The Dehcho Aboriginal Aquatic Resource and Oceans Management (AAROM) is working towards finding fishing lakes with acceptable levels of mercury in fish for each of the communities. This strategy will include Great Slave Lake and Mackenzie River fish that usually have low mercury levels.
The University of Waterloo mercury bioaccumulation study was designed by Dr. Heidi Swanson to answer several questions: Why do some lakes have high mercury and others low mercury levels? Why are levels in some lakes increasing while others are decreasing? Are there ways to mitigate mercury levels in fish populations? It’s a complex issue which includes climate change effects as well as other factors such as harvest rates.
The Dehcho AAROM Youth program is now focused on “Clean Water, Healthy Food and Good Choices”. We recognize the importance cultural and spiritual wellbeing in our youth program, and youth camps usually include Elder and harvester Traditional Knowledge as well as bush skills and safe practices.
AAROM, in partnership with researchers and community monitors, are building a data set that will serve to advise our membership on low risk fishing species and lakes in the Dehcho, but will also warn them of high risk fish through GNWT-Health and Social Services consumption advisories.
Fish species from eleven fishing lakes were checked for mercury levels during the study (2010 – 2013). In some cases, lake whitefish were checked even though this species is generally low in mercury. The purpose of this approach was to reassure our members in the Dehcho that whitefish and other non-predatory fish are a good food choice in any lake.
Lake whitefish were found to be low in mercury in all lakes tested.
Northern pike were found to be below 0.5 parts per million of mercury in Big Island Lake, Mustard Lake and Willow Lake, however they were over 0.5 parts per million in many of the fishing lakes.
Walleye were found to be below 0.5 parts per million of mercury in Willow Lake.
Lake trout were below the 0.5 mark in Big Island Lake, Trout Lake, Fish Lake and Willow Lake. However these species were found to be high in mercury in many Dehcho fishing lakes.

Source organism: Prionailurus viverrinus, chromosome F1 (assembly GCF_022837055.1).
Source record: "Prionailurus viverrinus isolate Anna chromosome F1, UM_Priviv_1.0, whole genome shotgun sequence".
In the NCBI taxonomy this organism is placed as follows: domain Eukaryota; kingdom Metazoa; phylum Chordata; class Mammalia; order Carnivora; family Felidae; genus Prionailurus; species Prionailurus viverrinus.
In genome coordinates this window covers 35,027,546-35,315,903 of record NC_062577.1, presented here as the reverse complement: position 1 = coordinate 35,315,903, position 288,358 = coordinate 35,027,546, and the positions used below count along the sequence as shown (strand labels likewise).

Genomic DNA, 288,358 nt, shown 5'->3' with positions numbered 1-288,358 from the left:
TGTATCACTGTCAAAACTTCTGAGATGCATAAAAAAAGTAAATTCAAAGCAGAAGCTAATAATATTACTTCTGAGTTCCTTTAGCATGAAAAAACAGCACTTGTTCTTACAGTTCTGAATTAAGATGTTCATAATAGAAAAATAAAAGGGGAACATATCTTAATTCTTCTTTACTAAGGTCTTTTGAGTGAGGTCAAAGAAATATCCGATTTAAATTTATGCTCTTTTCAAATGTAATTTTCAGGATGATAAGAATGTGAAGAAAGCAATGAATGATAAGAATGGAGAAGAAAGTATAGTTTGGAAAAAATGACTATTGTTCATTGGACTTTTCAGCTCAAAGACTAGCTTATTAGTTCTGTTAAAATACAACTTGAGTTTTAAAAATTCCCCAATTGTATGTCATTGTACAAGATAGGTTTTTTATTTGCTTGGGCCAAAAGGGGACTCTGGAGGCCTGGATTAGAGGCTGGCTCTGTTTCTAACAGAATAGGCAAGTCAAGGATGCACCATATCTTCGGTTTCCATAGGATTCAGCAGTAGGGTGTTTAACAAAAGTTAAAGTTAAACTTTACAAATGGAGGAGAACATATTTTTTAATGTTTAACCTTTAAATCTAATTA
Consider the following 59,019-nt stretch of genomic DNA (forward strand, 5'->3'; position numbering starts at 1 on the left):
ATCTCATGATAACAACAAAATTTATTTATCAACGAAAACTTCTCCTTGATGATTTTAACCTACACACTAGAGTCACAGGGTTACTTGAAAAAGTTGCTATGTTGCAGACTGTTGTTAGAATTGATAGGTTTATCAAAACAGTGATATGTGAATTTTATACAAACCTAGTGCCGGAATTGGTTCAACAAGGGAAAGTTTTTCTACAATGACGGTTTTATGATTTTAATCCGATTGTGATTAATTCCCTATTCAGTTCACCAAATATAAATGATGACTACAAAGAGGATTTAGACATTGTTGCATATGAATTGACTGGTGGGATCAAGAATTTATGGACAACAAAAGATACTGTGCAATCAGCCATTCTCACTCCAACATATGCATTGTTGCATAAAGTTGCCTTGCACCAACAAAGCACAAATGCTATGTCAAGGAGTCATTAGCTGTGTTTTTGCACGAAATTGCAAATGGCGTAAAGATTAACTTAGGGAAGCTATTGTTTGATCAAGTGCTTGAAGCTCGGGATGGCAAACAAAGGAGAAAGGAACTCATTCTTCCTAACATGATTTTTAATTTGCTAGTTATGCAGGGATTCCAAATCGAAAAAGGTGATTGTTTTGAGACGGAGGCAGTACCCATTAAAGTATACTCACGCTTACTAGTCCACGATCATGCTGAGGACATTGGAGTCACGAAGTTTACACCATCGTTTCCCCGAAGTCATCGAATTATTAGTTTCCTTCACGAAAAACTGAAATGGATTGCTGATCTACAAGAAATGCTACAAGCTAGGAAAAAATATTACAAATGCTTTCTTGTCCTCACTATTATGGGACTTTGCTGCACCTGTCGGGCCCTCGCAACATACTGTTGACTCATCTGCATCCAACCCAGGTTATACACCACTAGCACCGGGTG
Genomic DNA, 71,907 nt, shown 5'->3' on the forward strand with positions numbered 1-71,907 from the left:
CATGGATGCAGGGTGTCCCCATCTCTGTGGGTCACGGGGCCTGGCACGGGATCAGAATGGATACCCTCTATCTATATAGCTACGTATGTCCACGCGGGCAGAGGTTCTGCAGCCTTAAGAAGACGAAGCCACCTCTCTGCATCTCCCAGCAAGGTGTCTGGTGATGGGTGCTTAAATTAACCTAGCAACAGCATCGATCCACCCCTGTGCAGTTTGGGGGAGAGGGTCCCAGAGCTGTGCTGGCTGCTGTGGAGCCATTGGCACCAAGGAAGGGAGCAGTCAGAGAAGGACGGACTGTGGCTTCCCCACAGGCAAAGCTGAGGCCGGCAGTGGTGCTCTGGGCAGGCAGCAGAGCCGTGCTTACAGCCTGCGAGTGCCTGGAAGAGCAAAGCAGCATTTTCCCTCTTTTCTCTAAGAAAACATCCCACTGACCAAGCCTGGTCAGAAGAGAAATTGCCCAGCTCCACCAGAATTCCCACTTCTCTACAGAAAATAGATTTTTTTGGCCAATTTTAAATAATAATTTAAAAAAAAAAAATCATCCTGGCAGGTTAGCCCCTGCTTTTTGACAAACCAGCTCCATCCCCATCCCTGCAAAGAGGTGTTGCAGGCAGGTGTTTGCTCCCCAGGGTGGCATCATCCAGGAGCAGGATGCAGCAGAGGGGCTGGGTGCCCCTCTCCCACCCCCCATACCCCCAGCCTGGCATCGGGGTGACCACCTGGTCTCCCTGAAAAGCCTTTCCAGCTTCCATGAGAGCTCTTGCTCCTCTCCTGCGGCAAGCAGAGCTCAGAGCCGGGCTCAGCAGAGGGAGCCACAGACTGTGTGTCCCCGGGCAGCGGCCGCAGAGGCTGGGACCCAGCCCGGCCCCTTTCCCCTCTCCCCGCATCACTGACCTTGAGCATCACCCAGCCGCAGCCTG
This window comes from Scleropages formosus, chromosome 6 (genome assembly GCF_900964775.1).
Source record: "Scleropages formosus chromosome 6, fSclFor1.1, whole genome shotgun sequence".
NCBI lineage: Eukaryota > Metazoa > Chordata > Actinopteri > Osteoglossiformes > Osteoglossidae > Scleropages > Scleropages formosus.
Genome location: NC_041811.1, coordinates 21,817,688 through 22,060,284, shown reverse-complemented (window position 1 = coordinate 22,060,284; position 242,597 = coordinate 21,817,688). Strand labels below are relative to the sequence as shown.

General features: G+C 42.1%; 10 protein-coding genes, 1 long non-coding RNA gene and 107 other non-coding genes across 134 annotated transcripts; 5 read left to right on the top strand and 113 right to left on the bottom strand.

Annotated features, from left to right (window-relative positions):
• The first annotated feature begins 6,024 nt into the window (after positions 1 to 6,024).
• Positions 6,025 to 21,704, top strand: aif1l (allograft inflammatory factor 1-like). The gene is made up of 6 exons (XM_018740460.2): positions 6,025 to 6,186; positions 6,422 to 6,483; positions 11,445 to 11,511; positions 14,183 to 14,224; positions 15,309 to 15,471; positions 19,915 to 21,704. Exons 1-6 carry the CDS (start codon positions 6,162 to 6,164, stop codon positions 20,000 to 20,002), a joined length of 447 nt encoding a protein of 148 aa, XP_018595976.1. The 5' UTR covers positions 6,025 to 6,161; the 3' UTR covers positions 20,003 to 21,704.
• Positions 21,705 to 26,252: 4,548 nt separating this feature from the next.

Project Summary (2013-2014)
The Dehcho First Nations (DFN), in collaboration with Environment Canada, has been updating the data on mercury levels in fish from lakes in the Dehcho region. Mercury levels in predatory fish in some lakes may be increasing due to climate change and other factors. In some cases the new levels of mercury in fish have increased and even doubled. New health advisories have been issued for some fish types in certain lakes by the GNWT - Health and Social Services. During the 2013-14 fiscal year, the Dehcho First Nations will continue to provide logistical assistance with the collection of fish for contaminant analysis in order to identify lakes that have a variety of fish species with safe levels of mercury for consumption; support researchers who are studying mercury contamination and pathways in Dehcho lakes; and provide a forum for Northern Contaminants Program researchers and others to communicate project results to the Dehcho communities through a variety of workshops and other communication initiatives. The project team’s research emphasis is changing from the collection and analysis of fish for mercury, to including the study of the apparent shift in diet from fish and other traditional food towards a market-based diet. People in some communities are consuming less fish and other country food. Part of the reason seems to be a perception that water and fish are no longer safe because of the presence of mercury and other contaminants. These perceptions need to be examined and addressed at the community level in order to encourage people to return to a healthy traditional diet.